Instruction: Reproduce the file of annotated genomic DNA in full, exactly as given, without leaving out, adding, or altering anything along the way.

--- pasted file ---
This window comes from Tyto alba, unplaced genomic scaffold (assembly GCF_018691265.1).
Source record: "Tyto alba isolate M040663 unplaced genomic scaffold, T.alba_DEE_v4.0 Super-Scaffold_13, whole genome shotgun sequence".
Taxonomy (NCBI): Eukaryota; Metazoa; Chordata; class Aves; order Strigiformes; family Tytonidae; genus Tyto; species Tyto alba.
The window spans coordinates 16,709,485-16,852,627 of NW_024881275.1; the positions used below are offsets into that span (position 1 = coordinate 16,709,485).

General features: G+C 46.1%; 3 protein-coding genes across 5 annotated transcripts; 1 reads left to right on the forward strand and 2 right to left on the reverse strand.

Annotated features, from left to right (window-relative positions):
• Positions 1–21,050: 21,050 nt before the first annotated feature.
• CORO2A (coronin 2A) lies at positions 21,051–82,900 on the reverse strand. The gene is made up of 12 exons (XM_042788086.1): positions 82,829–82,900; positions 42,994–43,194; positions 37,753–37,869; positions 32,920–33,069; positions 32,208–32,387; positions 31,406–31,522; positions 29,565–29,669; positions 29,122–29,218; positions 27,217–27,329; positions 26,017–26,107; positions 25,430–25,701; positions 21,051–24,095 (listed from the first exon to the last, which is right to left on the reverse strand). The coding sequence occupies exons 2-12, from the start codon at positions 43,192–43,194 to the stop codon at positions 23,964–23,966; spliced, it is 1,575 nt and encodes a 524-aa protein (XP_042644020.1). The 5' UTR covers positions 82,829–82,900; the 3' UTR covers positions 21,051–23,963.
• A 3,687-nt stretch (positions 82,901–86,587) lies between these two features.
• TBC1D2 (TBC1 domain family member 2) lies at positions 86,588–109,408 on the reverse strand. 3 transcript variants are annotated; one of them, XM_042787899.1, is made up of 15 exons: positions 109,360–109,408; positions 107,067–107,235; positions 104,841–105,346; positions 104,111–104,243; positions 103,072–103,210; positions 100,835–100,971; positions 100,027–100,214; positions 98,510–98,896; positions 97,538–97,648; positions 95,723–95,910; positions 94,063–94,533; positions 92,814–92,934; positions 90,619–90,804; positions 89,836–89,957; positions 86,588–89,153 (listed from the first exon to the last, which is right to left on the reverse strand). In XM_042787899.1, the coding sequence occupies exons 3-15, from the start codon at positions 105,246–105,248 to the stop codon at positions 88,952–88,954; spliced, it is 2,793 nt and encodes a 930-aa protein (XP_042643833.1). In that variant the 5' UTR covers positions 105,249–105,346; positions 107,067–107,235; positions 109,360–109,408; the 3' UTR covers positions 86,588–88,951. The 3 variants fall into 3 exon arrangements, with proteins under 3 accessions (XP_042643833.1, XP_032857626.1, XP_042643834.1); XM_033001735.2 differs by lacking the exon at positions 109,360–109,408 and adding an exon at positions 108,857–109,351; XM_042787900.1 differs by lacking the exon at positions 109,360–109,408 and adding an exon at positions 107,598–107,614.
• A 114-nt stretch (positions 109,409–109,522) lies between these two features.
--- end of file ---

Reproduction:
This window comes from Tyto alba, unplaced genomic scaffold (assembly GCF_018691265.1).
Source record: "Tyto alba isolate M040663 unplaced genomic scaffold, T.alba_DEE_v4.0 Super-Scaffold_13, whole genome shotgun sequence".
Taxonomy (NCBI): Eukaryota; Metazoa; Chordata; class Aves; order Strigiformes; family Tytonidae; genus Tyto; species Tyto alba.
The window spans coordinates 16,709,485-16,852,627 of NW_024881275.1; the positions used below are offsets into that span (position 1 = coordinate 16,709,485).

General features: G+C 46.1%; 3 protein-coding genes across 5 annotated transcripts; 1 reads left to right on the forward strand and 2 right to left on the reverse strand.

Annotated features, from left to right (window-relative positions):
• Positions 1–21,050: 21,050 nt before the first annotated feature.
• CORO2A (coronin 2A) lies at positions 21,051–82,900 on the reverse strand. The gene is made up of 12 exons (XM_042788086.1): positions 82,829–82,900; positions 42,994–43,194; positions 37,753–37,869; positions 32,920–33,069; positions 32,208–32,387; positions 31,406–31,522; positions 29,565–29,669; positions 29,122–29,218; positions 27,217–27,329; positions 26,017–26,107; positions 25,430–25,701; positions 21,051–24,095 (listed from the first exon to the last, which is right to left on the reverse strand). The coding sequence occupies exons 2-12, from the start codon at positions 43,192–43,194 to the stop codon at positions 23,964–23,966; spliced, it is 1,575 nt and encodes a 524-aa protein (XP_042644020.1). The 5' UTR covers positions 82,829–82,900; the 3' UTR covers positions 21,051–23,963.
• A 3,687-nt stretch (positions 82,901–86,587) lies between these two features.
• TBC1D2 (TBC1 domain family member 2) lies at positions 86,588–109,408 on the reverse strand. 3 transcript variants are annotated; one of them, XM_042787899.1, is made up of 15 exons: positions 109,360–109,408; positions 107,067–107,235; positions 104,841–105,346; positions 104,111–104,243; positions 103,072–103,210; positions 100,835–100,971; positions 100,027–100,214; positions 98,510–98,896; positions 97,538–97,648; positions 95,723–95,910; positions 94,063–94,533; positions 92,814–92,934; positions 90,619–90,804; positions 89,836–89,957; positions 86,588–89,153 (listed from the first exon to the last, which is right to left on the reverse strand). In XM_042787899.1, the coding sequence occupies exons 3-15, from the start codon at positions 105,246–105,248 to the stop codon at positions 88,952–88,954; spliced, it is 2,793 nt and encodes a 930-aa protein (XP_042643833.1). In that variant the 5' UTR covers positions 105,249–105,346; positions 107,067–107,235; positions 109,360–109,408; the 3' UTR covers positions 86,588–88,951. The 3 variants fall into 3 exon arrangements, with proteins under 3 accessions (XP_042643833.1, XP_032857626.1, XP_042643834.1); XM_033001735.2 differs by lacking the exon at positions 109,360–109,408 and adding an exon at positions 108,857–109,351; XM_042787900.1 differs by lacking the exon at positions 109,360–109,408 and adding an exon at positions 107,598–107,614.
• A 114-nt stretch (positions 109,409–109,522) lies between these two features.